The “Tree of Peace”
by Madeline (Mattie) Schmitt
The Tree of Peace, depicted in the drawing by John Fadden (Mohawk, Six Nations Museum, reprinted here with permission), has its origin in the legend of the Peacemaker, described so well in the Iroquois Book of Life: White Roots of Peace by Paul Wallace. The Tree of Peace drawing shows the weapons, including the Evil Mind, of the warring nations of the Iroquois [Haudenosaunee] buried under a white pine tree, a symbol of the formation of the Confederacy at Onondaga, when the nations agreed to stop warring against each other. As White Roots of Peace explains, peace was not just the absence of war; it was the Law. The word for “peace” was the same as for “the Law.” Peace is “a way of life, characterized by wisdom and graciousness” [White Roots of Peace, p. 27]. Other symbols in the drawing convey elements of this way of life: shelter under the tree’s branches, four roots extending in all directions to embrace people who wanted to follow a way of a life of peace, power and the Good Mind, and an eagle at the top of the Tree to watch over this way of life, poised to defend it. This was the message of the Peacemaker, captured in the symbol.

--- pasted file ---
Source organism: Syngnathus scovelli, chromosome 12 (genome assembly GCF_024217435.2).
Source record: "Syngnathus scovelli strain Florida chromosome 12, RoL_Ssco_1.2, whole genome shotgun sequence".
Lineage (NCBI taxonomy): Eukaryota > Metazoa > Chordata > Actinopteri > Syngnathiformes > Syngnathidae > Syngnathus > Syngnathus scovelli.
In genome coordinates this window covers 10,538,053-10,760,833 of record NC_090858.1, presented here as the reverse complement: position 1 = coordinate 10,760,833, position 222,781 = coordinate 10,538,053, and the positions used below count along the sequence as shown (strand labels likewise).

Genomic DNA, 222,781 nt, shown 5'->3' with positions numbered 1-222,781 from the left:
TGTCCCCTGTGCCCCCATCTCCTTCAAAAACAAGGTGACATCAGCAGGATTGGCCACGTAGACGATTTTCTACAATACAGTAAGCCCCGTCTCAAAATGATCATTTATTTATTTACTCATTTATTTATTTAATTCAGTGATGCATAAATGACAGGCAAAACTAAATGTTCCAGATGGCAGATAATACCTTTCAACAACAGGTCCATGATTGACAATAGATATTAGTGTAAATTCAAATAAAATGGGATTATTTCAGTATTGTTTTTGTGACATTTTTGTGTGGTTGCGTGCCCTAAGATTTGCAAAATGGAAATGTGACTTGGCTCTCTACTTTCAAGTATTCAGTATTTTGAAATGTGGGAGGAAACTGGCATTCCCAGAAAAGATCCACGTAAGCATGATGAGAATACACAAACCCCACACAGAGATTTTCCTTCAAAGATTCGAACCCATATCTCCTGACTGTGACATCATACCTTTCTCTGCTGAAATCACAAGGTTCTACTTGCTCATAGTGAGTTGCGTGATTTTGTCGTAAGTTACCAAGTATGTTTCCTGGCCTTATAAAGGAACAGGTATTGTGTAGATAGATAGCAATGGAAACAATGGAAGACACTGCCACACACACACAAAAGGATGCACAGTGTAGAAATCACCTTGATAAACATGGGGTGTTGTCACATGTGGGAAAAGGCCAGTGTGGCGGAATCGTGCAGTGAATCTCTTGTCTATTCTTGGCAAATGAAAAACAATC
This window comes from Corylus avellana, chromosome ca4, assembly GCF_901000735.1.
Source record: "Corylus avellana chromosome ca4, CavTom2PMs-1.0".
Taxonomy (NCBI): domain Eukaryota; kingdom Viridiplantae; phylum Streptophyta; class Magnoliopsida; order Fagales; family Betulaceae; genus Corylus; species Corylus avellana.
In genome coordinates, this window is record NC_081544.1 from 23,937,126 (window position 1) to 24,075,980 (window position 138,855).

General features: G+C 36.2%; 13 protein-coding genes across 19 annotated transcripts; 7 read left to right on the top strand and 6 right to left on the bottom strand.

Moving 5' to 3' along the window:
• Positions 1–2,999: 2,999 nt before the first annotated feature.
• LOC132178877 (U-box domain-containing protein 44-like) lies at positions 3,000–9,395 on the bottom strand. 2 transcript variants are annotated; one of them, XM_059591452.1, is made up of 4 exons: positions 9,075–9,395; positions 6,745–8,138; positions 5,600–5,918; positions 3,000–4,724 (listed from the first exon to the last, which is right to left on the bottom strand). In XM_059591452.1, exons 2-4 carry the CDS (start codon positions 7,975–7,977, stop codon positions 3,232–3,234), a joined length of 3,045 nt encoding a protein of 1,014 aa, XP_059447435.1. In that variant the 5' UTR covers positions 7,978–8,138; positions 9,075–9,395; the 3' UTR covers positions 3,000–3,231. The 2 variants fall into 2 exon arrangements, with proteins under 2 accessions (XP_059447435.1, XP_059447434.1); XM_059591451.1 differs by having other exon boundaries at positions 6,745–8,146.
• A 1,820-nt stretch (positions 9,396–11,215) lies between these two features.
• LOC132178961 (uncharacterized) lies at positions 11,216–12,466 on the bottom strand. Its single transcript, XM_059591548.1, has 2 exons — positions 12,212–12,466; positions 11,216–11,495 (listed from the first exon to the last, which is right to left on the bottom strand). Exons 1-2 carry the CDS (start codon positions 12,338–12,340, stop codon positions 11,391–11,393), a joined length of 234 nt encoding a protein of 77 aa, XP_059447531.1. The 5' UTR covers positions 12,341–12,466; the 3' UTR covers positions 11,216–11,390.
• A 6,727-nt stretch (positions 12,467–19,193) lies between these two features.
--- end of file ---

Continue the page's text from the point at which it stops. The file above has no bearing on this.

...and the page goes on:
A number of years ago, at NYYM Summer Sessions at Silver Bay, Chief Jake Swamp (Mohawk) planted a Tree of Peace in the circle by the Inn. Although Chief Jake Swamp passed into the spirit world in 2010, and the Tree of Peace Society established by him to plant “peace trees” widely has also faded away, the Tree of Peace is a living symbol of the Confederacy’s way of life. It speaks, also, to Quakers fundamental spiritual grounding. May the Tree of Peace continue to grow and spread its roots in all directions.
See thetrackingproject.org/native-communities/remembering-jake-tekaronianeken-swamp/ and search for “Tree of Peace Society” on wikipedia.